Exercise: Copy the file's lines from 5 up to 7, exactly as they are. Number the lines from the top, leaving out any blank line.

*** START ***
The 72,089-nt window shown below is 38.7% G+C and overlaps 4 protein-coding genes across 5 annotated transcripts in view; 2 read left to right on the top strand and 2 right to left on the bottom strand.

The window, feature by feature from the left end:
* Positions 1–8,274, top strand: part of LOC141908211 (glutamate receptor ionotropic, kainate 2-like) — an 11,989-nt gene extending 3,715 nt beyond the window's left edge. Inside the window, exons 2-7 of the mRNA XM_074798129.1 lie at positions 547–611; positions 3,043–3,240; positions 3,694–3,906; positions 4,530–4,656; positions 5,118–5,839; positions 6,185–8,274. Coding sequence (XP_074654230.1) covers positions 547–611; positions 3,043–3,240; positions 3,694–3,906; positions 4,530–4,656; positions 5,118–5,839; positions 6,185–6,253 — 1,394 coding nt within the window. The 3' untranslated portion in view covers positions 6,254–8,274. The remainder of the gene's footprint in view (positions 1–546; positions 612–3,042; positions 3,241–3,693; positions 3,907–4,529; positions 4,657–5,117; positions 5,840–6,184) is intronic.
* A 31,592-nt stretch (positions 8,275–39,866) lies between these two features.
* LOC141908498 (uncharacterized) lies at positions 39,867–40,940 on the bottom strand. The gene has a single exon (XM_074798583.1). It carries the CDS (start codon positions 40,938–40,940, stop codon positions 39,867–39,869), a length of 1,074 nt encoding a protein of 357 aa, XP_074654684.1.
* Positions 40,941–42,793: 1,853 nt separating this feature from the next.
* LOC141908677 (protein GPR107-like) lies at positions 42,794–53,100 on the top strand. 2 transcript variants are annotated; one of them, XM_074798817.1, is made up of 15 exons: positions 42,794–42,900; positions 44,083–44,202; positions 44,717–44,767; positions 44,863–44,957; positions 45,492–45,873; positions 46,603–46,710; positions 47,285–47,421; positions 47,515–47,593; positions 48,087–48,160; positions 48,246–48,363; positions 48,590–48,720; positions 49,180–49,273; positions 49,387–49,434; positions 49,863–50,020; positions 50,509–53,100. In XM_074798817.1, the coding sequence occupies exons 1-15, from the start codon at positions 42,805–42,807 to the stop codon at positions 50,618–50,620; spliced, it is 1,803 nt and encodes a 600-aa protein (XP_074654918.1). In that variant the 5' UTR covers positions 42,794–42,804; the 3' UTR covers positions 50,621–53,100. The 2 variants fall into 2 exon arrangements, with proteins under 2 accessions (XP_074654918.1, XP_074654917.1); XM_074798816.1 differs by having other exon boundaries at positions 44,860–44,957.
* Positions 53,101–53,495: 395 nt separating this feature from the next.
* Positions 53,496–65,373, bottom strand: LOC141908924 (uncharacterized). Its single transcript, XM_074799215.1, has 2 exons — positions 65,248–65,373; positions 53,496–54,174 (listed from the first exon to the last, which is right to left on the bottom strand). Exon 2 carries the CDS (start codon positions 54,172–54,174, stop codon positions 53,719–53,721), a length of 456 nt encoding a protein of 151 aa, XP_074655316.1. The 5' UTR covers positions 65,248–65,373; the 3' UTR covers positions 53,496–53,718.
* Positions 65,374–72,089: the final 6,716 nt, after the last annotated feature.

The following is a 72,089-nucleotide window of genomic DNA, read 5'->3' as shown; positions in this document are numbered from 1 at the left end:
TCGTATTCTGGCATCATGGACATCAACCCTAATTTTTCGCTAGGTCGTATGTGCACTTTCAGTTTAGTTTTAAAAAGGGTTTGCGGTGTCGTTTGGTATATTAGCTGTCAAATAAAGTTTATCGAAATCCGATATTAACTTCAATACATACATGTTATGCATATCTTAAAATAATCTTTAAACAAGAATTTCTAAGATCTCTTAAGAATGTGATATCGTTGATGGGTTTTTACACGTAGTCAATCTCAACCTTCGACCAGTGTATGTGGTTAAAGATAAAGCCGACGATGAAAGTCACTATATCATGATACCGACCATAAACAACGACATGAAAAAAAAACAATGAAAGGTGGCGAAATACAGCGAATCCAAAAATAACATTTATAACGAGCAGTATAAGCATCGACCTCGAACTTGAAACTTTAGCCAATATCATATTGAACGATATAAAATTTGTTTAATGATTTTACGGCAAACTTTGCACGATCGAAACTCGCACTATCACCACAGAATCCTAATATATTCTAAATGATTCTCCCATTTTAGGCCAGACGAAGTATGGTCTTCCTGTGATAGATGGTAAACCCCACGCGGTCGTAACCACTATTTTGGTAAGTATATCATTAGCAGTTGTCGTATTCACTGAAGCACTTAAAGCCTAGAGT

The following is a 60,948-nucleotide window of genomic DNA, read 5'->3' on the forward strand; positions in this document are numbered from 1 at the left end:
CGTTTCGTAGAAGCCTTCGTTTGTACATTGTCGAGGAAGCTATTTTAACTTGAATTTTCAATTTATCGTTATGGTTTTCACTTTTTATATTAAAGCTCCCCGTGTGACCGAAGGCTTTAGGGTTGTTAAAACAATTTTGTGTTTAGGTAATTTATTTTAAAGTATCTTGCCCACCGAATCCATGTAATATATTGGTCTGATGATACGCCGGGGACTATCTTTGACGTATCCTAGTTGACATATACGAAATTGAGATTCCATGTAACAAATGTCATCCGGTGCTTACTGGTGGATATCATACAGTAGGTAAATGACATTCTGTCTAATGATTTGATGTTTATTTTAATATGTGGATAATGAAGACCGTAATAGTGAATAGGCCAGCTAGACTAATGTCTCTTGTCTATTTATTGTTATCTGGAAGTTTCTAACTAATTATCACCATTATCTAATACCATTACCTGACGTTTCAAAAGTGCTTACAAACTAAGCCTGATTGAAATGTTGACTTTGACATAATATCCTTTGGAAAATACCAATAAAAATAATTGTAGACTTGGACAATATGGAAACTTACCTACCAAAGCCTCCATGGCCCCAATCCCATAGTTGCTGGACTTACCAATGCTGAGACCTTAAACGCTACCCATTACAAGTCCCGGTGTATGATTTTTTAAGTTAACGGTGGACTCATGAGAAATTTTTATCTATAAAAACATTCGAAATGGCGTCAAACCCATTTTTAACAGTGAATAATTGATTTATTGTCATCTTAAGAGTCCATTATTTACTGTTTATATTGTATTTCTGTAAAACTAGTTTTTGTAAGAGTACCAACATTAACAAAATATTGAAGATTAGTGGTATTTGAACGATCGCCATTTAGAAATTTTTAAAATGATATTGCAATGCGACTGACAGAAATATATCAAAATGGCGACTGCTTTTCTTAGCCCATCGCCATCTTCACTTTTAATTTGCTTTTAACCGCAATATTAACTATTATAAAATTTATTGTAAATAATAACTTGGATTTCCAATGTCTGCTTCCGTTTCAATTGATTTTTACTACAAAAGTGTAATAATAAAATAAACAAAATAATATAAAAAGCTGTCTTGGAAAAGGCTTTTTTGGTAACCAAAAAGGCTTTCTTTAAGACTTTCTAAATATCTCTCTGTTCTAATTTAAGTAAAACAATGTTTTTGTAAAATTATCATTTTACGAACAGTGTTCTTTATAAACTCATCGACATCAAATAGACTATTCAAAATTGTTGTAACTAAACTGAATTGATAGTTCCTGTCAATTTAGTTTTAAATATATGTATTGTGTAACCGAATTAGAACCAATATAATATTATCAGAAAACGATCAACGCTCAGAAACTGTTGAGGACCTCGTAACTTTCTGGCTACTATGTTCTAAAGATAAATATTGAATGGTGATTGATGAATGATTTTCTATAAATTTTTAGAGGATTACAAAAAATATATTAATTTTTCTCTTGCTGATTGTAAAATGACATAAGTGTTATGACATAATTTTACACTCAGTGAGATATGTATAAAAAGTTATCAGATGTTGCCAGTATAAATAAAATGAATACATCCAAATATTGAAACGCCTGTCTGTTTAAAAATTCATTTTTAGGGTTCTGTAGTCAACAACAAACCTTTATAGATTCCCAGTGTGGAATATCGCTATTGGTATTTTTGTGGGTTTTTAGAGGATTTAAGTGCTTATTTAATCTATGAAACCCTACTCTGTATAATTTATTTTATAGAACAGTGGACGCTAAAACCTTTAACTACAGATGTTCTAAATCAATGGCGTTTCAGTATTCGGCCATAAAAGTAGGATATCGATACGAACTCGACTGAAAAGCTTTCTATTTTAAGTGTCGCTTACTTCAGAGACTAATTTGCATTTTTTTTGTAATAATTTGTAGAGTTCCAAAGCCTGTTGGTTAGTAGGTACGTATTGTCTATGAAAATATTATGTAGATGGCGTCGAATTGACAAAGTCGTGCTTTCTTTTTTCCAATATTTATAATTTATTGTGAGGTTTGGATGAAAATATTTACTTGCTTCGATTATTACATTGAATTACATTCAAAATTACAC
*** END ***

* LOC141908498 (uncharacterized) lies at positions 39,867–40,940 on the bottom strand. The gene has a single exon (XM_074798583.1). It carries the CDS (start codon positions 40,938–40,940, stop codon positions 39,867–39,869), a length of 1,074 nt encoding a protein of 357 aa, XP_074654684.1.
* Positions 40,941–42,793: 1,853 nt separating this feature from the next.
* LOC141908677 (protein GPR107-like) lies at positions 42,794–53,100 on the top strand. 2 transcript variants are annotated; one of them, XM_074798817.1, is made up of 15 exons: positions 42,794–42,900; positions 44,083–44,202; positions 44,717–44,767; positions 44,863–44,957; positions 45,492–45,873; positions 46,603–46,710; positions 47,285–47,421; positions 47,515–47,593; positions 48,087–48,160; positions 48,246–48,363; positions 48,590–48,720; positions 49,180–49,273; positions 49,387–49,434; positions 49,863–50,020; positions 50,509–53,100. In XM_074798817.1, the coding sequence occupies exons 1-15, from the start codon at positions 42,805–42,807 to the stop codon at positions 50,618–50,620; spliced, it is 1,803 nt and encodes a 600-aa protein (XP_074654918.1). In that variant the 5' UTR covers positions 42,794–42,804; the 3' UTR covers positions 50,621–53,100. The 2 variants fall into 2 exon arrangements, with proteins under 2 accessions (XP_074654918.1, XP_074654917.1); XM_074798816.1 differs by having other exon boundaries at positions 44,860–44,957.